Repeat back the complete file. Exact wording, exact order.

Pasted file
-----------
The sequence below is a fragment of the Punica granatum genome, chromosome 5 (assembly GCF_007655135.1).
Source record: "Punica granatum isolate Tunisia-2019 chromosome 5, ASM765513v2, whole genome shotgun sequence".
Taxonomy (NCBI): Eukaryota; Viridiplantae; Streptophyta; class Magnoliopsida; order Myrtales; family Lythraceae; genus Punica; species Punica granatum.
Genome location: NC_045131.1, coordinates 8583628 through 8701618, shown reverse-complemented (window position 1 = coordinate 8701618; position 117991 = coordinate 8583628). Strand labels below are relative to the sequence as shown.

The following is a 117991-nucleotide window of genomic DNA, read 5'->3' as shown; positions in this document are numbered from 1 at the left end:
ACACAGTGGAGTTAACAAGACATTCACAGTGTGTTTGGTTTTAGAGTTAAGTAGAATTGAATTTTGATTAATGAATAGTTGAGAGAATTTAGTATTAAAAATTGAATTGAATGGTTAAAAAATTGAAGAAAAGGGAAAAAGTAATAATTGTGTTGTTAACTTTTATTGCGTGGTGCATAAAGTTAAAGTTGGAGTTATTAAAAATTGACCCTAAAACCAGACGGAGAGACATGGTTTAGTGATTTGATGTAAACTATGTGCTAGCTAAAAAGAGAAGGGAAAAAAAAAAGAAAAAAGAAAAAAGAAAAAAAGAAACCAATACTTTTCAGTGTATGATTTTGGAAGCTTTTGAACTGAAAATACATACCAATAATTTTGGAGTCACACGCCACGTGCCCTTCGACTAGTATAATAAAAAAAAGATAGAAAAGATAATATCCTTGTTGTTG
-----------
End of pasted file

The sequence below is a fragment of the Punica granatum genome, chromosome 5 (assembly GCF_007655135.1).
Source record: "Punica granatum isolate Tunisia-2019 chromosome 5, ASM765513v2, whole genome shotgun sequence".
Taxonomy (NCBI): Eukaryota; Viridiplantae; Streptophyta; class Magnoliopsida; order Myrtales; family Lythraceae; genus Punica; species Punica granatum.
Genome location: NC_045131.1, coordinates 8583628 through 8701618, shown reverse-complemented (window position 1 = coordinate 8701618; position 117991 = coordinate 8583628). Strand labels below are relative to the sequence as shown.

The following is a 117991-nucleotide window of genomic DNA, read 5'->3' as shown; positions in this document are numbered from 1 at the left end:
ACACAGTGGAGTTAACAAGACATTCACAGTGTGTTTGGTTTTAGAGTTAAGTAGAATTGAATTTTGATTAATGAATAGTTGAGAGAATTTAGTATTAAAAATTGAATTGAATGGTTAAAAAATTGAAGAAAAGGGAAAAAGTAATAATTGTGTTGTTAACTTTTATTGCGTGGTGCATAAAGTTAAAGTTGGAGTTATTAAAAATTGACCCTAAAACCAGACGGAGAGACATGGTTTAGTGATTTGATGTAAACTATGTGCTAGCTAAAAAGAGAAGGGAAAAAAAAAAGAAAAAAGAAAAAAGAAAAAAAGAAACCAATACTTTTCAGTGTATGATTTTGGAAGCTTTTGAACTGAAAATACATACCAATAATTTTGGAGTCACACGCCACGTGCCCTTCGACTAGTATAATAAAAAAAAGATAGAAAAGATAATATCCTTGTTGTTG